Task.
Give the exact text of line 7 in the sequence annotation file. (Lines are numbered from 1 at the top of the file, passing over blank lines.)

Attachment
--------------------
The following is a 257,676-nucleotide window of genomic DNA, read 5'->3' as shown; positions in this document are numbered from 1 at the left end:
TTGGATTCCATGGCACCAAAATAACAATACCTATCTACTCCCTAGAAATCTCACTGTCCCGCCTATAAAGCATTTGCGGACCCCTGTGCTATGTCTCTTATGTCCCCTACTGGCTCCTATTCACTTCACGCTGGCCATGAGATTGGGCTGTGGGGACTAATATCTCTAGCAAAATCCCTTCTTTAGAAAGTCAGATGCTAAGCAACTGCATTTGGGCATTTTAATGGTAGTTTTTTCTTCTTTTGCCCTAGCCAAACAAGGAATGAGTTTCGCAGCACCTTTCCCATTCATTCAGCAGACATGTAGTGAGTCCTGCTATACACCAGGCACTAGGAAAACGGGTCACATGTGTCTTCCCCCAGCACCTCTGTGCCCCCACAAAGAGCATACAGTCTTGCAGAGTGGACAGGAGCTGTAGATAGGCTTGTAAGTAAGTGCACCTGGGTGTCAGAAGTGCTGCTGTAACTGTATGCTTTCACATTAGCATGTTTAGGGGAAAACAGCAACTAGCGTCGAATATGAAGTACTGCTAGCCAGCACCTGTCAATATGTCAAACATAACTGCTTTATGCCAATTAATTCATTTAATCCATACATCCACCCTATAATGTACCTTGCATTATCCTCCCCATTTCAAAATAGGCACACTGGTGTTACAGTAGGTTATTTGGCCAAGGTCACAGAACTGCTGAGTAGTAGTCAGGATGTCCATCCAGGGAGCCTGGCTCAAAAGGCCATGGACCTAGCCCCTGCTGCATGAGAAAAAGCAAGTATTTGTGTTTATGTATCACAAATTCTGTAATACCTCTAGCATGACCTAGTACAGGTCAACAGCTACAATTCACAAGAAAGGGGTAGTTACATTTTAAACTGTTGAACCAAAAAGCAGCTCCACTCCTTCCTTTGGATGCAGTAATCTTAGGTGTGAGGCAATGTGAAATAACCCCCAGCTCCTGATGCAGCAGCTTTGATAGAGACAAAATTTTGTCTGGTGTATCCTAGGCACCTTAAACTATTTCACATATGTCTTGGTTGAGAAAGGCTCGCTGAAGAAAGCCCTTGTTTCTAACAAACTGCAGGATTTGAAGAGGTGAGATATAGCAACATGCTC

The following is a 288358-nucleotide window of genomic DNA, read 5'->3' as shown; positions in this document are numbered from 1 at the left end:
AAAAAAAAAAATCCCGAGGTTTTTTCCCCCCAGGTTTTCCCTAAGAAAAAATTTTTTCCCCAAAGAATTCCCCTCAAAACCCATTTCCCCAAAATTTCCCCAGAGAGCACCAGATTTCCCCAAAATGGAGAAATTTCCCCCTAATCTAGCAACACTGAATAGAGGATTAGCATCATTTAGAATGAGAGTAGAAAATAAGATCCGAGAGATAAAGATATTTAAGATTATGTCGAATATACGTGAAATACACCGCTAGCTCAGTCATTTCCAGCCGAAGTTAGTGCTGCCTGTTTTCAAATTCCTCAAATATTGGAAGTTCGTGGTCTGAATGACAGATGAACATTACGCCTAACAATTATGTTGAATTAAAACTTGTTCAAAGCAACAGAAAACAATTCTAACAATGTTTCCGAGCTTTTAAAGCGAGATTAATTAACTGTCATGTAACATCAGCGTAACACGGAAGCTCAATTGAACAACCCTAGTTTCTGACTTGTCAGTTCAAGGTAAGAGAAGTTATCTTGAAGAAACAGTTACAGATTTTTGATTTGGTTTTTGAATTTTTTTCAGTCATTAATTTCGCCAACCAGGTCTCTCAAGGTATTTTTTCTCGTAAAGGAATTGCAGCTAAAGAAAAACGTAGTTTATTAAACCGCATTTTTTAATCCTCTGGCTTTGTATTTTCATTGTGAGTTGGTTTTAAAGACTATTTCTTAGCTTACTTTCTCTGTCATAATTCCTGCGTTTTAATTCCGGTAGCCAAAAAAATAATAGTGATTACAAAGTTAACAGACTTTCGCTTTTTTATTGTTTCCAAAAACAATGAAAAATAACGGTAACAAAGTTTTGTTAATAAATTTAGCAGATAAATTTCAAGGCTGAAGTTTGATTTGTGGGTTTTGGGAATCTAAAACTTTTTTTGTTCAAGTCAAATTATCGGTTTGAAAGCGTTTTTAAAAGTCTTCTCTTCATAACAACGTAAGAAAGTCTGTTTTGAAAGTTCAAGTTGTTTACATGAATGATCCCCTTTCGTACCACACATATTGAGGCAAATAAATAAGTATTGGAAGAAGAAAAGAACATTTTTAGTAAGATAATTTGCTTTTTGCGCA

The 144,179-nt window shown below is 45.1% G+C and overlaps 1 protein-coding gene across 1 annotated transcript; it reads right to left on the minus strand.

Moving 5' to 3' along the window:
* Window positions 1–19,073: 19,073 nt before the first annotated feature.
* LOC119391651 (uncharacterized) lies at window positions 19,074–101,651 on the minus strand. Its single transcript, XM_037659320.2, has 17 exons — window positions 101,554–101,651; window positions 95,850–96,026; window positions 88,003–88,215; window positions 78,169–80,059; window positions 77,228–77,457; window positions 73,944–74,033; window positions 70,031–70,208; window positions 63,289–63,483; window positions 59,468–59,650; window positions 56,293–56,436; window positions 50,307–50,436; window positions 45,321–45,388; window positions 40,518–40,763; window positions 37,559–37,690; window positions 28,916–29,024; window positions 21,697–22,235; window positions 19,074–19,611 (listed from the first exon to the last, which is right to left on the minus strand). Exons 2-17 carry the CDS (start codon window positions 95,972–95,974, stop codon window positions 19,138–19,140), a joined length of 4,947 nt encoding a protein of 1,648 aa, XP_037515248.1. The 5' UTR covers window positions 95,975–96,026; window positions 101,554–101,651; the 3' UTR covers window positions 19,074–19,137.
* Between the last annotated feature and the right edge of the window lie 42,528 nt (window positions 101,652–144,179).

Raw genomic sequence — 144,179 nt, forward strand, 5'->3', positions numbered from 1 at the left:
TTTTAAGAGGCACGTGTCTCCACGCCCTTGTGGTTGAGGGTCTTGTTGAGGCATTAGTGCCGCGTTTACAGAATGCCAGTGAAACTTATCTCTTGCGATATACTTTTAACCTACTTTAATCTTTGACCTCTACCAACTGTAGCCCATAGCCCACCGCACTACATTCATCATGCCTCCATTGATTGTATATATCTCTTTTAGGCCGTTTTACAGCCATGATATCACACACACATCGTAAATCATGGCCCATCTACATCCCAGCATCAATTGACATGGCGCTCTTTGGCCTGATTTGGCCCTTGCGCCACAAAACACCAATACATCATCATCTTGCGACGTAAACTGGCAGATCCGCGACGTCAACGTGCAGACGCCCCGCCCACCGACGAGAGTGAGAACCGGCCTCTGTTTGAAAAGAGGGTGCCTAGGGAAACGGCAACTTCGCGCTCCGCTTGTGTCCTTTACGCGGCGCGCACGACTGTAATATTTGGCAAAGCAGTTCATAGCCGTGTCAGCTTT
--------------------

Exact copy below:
* Window positions 1–19,073: 19,073 nt before the first annotated feature.